Category Archives: problem solving

THINK OUTSIDE THE BOX AND CARPE DIEM!

I stopped at one of the services on the M4 on last, wet, grey Sunday morning en route to taking my daughter to Uni in Bristol.

The queue at Costa Coffee was 11 deep, but I noticed that there was another Costa coffee round the corner.  Taking the decision that the queue round the corner was likely to be shorter, I slipped out of my place in the queue and found myself behind just one man, who looked strangely familiar…

My Facebook friends will know that the Carpe Diem bit of this story was to sidle up and ask if I was talking to a Stanley Tucci lookalike or the real deal. It was the real deal (‘A’ List Hollywood movie star), and turns out he was also taking his daughter to University and we had a convivial chat. My daughter was dead impressed and will carry that as a particular memory of her trip to Uni.

Now I realise this is all terribly shallow, but I think there are two important lessons I took away from the encounter.

1. THINK OUTSIDE THE BOX

If I wasn’t keeping my mind and eyes open, I would not have spotted that there was an alternative to the queue I was standing in, nor taken the decision to move

2. CARPE DIEM

I could have been backwards in coming forwards, and missed an opportunity to create a fun and unique memory for my daughter.

Although the outcome of taking these decisions in this case was not earth shattering, like many simple principles, these are profound in their possibilities.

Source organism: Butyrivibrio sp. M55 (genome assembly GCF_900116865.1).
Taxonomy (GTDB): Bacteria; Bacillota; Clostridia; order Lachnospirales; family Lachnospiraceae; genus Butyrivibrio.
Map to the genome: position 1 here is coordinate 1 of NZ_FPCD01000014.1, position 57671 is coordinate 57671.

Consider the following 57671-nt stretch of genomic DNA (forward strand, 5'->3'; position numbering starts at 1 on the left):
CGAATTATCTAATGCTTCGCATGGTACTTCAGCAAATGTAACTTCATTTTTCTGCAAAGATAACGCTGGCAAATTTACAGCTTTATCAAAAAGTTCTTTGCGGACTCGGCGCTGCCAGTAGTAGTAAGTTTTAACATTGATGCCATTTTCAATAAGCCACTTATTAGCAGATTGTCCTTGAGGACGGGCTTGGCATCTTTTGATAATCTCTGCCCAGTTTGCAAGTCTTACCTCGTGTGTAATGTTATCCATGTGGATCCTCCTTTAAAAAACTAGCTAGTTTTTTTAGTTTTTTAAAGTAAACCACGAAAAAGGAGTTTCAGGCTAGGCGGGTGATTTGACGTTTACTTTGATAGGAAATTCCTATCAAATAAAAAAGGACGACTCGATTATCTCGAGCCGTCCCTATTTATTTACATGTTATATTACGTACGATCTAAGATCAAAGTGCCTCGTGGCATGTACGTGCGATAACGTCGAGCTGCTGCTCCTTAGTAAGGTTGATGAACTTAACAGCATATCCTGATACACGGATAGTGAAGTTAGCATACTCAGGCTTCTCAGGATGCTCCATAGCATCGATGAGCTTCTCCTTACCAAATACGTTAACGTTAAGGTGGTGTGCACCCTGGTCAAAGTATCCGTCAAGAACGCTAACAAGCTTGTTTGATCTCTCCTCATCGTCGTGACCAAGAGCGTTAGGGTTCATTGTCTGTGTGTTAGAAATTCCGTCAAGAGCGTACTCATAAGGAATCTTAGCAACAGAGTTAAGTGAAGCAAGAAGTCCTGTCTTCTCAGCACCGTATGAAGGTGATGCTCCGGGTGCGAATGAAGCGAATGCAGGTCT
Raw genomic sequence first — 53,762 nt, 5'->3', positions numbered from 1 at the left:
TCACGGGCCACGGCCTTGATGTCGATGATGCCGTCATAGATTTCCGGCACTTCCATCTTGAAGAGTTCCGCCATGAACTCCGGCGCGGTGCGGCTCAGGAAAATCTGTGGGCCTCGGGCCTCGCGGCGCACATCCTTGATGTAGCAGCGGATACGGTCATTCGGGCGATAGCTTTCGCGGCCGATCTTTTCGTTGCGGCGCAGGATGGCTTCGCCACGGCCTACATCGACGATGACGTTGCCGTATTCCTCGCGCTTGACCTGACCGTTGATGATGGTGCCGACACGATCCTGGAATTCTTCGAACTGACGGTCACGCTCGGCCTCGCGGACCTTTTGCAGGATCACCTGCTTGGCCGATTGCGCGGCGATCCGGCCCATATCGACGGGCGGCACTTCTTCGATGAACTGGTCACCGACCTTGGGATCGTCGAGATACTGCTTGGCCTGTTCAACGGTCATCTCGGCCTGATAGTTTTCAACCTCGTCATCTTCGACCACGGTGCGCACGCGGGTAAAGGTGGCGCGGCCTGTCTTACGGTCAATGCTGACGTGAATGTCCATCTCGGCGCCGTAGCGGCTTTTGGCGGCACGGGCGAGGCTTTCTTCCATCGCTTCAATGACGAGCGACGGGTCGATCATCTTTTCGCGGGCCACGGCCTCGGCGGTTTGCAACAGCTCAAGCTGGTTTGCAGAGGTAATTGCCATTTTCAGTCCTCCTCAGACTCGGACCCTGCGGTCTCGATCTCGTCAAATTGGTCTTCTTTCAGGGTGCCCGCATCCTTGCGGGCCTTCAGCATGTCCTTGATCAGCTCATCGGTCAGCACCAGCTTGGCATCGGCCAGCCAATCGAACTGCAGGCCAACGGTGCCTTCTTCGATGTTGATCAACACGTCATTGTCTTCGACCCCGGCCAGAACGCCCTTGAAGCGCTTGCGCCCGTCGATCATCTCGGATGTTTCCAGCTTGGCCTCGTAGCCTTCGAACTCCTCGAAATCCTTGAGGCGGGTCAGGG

In my life, some of the biggest changes have come about because I was prepared to do one or both of the above. Sometimes the risks have been much greater than they were here, and yet often the rewards way outweigh the risks we are asked to take in living life more fully, whatever that may mean to each of us….

I would love to hear about your ‘Carpe Diem’ moments, seized or lost!

YOU DON’T HAVE TO KNOW WHY THINGS WENT WRONG – YOU JUST NEED TO KNOW HOW TO FIX THEM

Last week I went rowing after nearly a whole summer off.

Our new ‘head’ of our Rowing group, who knows how my mind works, kindly offered to take me out in a double, so I could ease back into things without stressing that I was holding others up because I had got unfit.

We soon realised that I was causing us to row to the right. I was dropping my right shoulder and doing something that created more power on my left. Neither of us were quite sure exactly what it was I was doing, or why – it could be that I think my let leg is longer than my right so it was putting down more power, or it could be that I am left handed, though interestingly I use my right hand for most things that require power rather than dexterity (like tennis).

The point is though, that I knew how to sort it out, using my Alexander Technique Principles:

1. I needed to make sure I had my competitive ‘power at any price’ switch in my brain switched off.

2. I needed to use Conscious Mental Instruction to tell my body what I wanted from it, which was this:

  • Upright stance
  • Relaxed neck
  • Balanced head
  • Centred body and shoulders
  • Maintaining this stance throughout the drive of the stroke

I was able to achieve this fairly easily! One of the reasons being that I have practised for many years giving my body conscious instructions, and the other that my rowing partner gave me permission to ease off on the power so I could concentrate on technique. So I had no pressure of expectation, or particular fear, both of which generally override any conscious instruction I might give myself.

These principles of changing attitude/thinking, combined with relaxation and conscious thinking, can be applied to all sorts of problem solving!

And PS, thanks Darren for being such a great rowing partner and understanding coach!

And PPS no it’s not that cold yet – these are photos from last winter!